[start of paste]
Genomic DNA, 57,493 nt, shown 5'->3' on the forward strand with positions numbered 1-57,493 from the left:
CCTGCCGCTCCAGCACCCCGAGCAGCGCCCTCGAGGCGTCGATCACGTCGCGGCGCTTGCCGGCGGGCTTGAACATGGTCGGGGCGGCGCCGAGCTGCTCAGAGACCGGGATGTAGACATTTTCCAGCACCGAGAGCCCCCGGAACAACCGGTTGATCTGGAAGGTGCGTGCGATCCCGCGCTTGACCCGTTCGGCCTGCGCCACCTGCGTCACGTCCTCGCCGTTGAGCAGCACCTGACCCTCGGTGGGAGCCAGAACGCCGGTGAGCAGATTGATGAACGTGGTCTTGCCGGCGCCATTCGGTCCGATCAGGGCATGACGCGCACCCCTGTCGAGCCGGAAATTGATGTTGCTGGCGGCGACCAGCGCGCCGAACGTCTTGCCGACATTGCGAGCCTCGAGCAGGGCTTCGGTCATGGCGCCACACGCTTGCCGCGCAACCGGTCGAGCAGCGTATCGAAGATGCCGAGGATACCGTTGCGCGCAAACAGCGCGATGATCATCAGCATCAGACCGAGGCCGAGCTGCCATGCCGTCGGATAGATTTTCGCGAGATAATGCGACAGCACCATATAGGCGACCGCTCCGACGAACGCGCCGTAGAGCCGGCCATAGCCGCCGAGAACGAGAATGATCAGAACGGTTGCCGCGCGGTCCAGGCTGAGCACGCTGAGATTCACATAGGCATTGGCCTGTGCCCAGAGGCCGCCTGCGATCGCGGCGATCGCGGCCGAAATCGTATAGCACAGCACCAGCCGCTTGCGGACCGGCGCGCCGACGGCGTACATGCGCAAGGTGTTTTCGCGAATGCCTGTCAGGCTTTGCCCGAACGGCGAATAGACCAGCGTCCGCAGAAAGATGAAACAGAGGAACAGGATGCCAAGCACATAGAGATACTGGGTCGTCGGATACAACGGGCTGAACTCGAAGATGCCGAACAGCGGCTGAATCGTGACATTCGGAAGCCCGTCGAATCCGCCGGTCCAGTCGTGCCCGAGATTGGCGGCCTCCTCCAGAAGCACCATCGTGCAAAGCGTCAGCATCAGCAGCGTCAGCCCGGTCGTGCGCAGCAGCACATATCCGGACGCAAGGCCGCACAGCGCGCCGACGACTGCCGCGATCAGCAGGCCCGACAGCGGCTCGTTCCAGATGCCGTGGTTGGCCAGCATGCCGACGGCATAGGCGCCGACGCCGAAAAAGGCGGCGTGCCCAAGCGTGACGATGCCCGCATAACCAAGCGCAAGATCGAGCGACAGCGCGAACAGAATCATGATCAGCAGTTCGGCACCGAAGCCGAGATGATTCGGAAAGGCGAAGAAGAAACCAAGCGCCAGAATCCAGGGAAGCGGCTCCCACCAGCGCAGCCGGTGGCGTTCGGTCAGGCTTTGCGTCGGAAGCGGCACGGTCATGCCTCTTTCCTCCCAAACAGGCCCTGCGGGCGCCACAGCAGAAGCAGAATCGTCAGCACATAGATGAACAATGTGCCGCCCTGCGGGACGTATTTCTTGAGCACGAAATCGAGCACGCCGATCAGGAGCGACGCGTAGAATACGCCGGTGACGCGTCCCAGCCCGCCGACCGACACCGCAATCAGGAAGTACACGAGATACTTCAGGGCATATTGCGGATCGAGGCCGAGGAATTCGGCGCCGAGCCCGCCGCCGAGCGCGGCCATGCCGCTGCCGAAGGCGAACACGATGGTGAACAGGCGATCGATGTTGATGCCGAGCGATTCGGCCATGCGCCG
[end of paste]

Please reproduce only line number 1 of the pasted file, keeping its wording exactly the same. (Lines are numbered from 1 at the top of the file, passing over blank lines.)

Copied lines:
Genomic DNA, 57,493 nt, shown 5'->3' on the forward strand with positions numbered 1-57,493 from the left: